Once the gravy is done, you can put the Rouladen back into the pan to keep warm in the gravy until you're ready to serve it. Just keep a lid on it on low.
So while your Rouladen were cooking, you should have made your red cabbage. I have zero pictures, because they didn't turn out, but that shouldn't stop you from trying it.
Paula's Red Cabbage
In a large saucepan on medium low heat, brown a few cut up slices of bacon or small cubes cut from a slab of bacon. Remove the cooked bacon and set aside but save the fat.
Dice a small onion and saute that in the bacon fat.
Shred a small red cabbage about the size of a very large grapefruit. Once the onion is translucent, dump the shredded cabbage and cooked bacon into the pan with the onion and toss the cabbage around in the fat to coat it.
Add the following: one cup of beef stock (or a cup of water and a boullion cube), 1/3 cup of red wine vinegar, 1/4 cup of blueberry preserves (the traditional fruit and sweetener is a diced apple and a few tablespoons of honey, but my way is to use the preserves, so you get whole fruits, and to reinforce the red color- it's not strictly traditional but it is my recipe), 1 bay leaf, 1 one inch piece of cinnamon stick, 1 piece of blade mace (or some fresh ground nutmeg), a pinch of ground cloves (whole cloves are too small to fish out later), a small pinch of caraway seeds, and four juniper berries (the last two are optional). Mix it up and taste the liquid for a balance of sweet and sour. Put the lid on it and set it to cook for an hour.
After the hour is up, take off the lid and fish out the bay leaf, cinnamon stick, and blade mace and discard them. Then take a tablespoon of very soft unsalted butter and a couple tablespoons of flour and mash them together until they resemble cookie dough. This is sort of like a beurre manie. Pull pea-sized balls of dough into the red cabbage and lightly stir them in. Put a lid on it and set it on the back of the stove to keep warm while you make the Spaetzle.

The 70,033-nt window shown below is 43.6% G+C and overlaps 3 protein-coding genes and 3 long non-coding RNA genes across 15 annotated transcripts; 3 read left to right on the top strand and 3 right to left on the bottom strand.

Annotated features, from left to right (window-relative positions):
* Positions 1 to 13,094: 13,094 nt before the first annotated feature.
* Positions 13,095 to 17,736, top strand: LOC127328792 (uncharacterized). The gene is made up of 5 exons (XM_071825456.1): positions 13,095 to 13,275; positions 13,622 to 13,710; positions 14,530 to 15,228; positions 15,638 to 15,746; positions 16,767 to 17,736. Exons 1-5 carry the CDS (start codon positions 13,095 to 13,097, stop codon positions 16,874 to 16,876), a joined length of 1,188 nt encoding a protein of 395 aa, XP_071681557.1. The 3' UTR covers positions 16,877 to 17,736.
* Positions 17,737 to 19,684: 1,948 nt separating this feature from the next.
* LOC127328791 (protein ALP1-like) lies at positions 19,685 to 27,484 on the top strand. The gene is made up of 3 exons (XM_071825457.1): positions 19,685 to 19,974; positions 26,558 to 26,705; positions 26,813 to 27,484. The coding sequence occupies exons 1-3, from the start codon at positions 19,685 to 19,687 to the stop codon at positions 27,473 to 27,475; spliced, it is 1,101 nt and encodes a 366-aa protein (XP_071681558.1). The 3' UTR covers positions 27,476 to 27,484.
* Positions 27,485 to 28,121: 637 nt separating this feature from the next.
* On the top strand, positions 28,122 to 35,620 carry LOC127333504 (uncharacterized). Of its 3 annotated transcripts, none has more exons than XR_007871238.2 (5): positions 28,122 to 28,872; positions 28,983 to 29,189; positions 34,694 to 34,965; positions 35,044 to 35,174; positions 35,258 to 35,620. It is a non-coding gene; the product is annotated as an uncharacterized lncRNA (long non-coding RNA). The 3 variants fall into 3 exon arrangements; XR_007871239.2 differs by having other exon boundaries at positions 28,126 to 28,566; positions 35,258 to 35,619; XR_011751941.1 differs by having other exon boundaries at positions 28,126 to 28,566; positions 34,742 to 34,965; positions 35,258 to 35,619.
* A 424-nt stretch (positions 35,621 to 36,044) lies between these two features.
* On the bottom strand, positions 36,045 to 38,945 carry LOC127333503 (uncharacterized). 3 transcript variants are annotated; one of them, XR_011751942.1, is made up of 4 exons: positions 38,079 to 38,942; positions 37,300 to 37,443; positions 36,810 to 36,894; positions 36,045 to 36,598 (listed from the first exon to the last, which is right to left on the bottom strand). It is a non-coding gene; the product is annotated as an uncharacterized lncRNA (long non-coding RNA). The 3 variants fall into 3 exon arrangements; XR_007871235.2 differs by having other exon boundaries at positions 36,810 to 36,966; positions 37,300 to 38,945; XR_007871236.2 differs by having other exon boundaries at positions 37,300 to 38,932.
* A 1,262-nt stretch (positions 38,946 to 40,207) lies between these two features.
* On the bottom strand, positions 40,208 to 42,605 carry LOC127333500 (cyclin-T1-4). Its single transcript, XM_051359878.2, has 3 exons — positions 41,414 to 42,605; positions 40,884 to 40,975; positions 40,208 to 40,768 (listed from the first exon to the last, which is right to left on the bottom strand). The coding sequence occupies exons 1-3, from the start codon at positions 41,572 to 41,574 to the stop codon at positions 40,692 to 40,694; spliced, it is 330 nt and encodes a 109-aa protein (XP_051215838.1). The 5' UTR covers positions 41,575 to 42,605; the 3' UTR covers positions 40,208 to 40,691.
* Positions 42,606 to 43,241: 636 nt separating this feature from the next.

Bring a large pot of water to the simmer and add some salt (like for pasta).
It helps a lot to do this in a stand mixer:
Beat together: 4 eggs, 2 1/4 cups flour, 1 teaspoon salt, freshly grated nutmeg and freshly ground white pepper (not black- if you don't have white, skip the pepper), and 1/2 cup of water. Beat it until it strings off the sides of the bowl.
It should make a stringy, thick batter, not a dough, and will be really sticky.
Spoon the batter in batches into a Spaetzle maker and squeeze it into a barely simmering pot of salted water.
When the Spaetzle rise to the surface, they're done. It will happen pretty fast so be ready for them. Remove them with a slotted spoon or spider and keep them in a warm serving dish. It helps to keep them from sticking by stirring a tablespoon of butter into them.
To serve dinner, fish the Rouladen back out of the gravy and carefully remove all that string. Plate them with the red cabbage and Spaetzle, and then ladle gravy over the noodles and beef. *
I probably shouldn't have written this post before bedtime because now I'm hungry again.
* Some people like toasted, buttered bread crumbs on their Spaetzle, and some people like some minced onion sauteed with those bread crumbs. Just sayin'.